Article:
Earlier this year, Ericsson and Vodafone in the Netherlands released the first radio site in the Netherlands powered with a hydrogen fuel cell. The majority of the Vodafone network is powered by green energy, but some of the company’s radio sites are not connected to the electricity grid and usually need to be powered by diesel. Two years ago, an Ericsson colleague started to look for alternative energy sources for these types of sites. And this resulted in a hydrogen fuel cell pilot project.
Hydrogen fuel cells produce no CO2 emission and only warm water as a residual. The system is also completely silent. It is already being used in various countries, but not so much in Europe yet. The CO2 emissions of a single site will be reduced by 30 tonnes per year compared to traditional diesel generators, the equivalent of a car driving five times around the world.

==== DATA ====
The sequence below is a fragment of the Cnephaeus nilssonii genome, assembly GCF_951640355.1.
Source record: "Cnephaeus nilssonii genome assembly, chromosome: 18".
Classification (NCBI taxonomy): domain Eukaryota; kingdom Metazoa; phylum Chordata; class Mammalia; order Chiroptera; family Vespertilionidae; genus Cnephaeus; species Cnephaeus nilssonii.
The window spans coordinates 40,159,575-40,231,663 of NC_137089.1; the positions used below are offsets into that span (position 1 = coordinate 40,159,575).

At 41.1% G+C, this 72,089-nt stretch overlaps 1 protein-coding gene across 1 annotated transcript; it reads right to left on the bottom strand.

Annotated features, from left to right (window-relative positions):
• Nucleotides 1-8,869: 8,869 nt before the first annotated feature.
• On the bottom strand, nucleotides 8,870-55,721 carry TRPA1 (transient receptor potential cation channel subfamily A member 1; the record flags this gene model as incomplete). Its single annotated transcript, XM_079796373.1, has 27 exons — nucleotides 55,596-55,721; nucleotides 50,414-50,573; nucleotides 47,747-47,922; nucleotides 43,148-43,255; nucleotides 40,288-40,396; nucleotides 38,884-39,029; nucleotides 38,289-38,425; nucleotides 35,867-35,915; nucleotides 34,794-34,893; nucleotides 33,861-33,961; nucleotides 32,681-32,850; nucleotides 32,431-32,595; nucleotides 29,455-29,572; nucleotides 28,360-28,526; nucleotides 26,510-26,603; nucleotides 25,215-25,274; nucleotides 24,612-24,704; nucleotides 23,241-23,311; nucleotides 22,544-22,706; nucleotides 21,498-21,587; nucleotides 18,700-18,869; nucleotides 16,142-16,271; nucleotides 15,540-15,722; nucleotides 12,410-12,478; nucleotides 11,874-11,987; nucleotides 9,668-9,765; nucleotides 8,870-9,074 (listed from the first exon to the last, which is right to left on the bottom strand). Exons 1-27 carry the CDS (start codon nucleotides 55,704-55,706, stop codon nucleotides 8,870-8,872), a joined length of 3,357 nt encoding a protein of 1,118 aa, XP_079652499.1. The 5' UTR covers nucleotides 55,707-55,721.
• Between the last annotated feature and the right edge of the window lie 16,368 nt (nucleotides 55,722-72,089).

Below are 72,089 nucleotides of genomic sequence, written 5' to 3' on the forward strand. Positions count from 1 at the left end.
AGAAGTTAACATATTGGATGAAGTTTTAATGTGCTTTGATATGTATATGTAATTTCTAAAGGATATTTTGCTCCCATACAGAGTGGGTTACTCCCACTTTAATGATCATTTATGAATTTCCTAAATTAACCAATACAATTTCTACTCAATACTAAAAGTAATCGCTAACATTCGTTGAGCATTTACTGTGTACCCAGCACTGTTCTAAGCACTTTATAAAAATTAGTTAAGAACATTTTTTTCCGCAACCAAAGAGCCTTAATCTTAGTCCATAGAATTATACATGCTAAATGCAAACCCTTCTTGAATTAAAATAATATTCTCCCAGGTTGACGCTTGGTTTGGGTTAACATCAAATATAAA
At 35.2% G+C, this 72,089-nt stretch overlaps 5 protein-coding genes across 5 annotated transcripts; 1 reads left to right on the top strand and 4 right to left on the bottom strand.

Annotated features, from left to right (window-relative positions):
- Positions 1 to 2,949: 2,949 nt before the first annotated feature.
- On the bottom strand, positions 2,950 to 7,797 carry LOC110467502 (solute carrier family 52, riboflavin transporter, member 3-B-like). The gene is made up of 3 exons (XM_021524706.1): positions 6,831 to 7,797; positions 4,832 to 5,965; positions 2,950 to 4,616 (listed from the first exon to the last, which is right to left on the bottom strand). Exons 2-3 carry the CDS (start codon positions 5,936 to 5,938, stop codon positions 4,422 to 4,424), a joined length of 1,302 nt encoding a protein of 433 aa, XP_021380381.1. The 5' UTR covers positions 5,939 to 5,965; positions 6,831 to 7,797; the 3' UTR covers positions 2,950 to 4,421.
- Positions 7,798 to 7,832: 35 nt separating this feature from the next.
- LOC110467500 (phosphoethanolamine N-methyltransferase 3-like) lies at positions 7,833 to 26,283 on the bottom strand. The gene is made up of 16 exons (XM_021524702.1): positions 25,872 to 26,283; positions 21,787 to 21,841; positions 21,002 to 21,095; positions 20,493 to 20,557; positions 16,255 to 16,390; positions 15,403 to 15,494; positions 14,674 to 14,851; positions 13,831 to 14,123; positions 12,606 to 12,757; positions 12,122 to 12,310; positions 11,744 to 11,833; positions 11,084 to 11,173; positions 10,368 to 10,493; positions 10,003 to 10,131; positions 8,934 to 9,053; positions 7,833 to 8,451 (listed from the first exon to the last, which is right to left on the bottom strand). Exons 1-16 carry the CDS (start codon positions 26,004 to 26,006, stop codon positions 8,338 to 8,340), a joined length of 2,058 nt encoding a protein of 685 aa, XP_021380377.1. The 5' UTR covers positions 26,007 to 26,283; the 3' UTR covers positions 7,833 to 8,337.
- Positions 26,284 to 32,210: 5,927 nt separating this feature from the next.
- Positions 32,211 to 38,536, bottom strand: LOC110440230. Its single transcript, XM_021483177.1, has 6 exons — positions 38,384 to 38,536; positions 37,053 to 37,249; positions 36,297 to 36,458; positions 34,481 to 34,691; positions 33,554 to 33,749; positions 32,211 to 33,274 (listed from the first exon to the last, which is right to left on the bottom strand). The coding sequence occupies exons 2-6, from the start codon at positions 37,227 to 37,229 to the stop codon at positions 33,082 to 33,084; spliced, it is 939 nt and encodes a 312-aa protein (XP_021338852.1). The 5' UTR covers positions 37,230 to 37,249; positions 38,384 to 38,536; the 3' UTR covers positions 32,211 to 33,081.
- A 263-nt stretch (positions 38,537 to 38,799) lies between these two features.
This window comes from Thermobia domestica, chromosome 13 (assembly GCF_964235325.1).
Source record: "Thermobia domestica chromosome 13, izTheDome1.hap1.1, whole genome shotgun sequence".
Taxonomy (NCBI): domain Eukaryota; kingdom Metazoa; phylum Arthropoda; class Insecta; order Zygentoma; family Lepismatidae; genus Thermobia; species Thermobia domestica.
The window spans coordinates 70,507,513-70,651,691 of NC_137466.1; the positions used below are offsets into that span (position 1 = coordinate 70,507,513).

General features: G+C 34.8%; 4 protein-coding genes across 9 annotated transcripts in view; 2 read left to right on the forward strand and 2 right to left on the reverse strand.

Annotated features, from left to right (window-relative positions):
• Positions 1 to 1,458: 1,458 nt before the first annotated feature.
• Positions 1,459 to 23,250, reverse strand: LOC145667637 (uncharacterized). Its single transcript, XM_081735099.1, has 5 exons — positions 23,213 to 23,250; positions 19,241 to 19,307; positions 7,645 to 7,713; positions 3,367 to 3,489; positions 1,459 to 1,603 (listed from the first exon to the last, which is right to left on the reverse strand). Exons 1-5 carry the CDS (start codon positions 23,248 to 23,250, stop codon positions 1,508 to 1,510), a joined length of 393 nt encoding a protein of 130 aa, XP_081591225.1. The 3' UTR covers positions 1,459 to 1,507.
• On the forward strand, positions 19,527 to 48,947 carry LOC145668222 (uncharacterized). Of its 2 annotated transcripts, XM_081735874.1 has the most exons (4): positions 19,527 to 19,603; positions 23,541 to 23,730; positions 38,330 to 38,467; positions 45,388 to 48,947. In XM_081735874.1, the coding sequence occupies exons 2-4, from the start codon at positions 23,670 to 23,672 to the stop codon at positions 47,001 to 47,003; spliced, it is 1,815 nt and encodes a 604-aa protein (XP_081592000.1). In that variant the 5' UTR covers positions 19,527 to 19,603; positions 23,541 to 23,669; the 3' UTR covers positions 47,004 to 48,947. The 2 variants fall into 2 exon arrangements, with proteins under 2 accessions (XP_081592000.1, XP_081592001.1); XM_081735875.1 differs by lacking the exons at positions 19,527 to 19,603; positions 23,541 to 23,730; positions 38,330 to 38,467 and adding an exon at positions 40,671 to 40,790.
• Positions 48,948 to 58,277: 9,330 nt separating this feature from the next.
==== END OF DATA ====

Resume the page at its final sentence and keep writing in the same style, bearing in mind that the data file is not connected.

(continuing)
Today, the hydrogen still needs to be transported to the site. In the future, we hope to migrate to a self-supporting site, using solar energy to generate hydrogen on the spot.
Solar energy on its own is another exciting alternative for powering radio sites. Around the sunny Mediterranean region, it makes real sense to apply solar. For example, in Croatia, we use this technology with the operator Vipnet to power remote sites on islands off the coast.
Wind is another option, and we have worked experimented with Vodafone in the Netherlands with wind turbines on top of a radio site.
Ericsson is very active in promoting energy-efficient solutions and helping operators to bring down energy costs and reduce their CO2 emission. The pilot with the hydrogen fuel cell solution with Vodafone in the Netherlands shows that these solutions have the potential to scale up and to ultimately contribute to a zero-carbon network.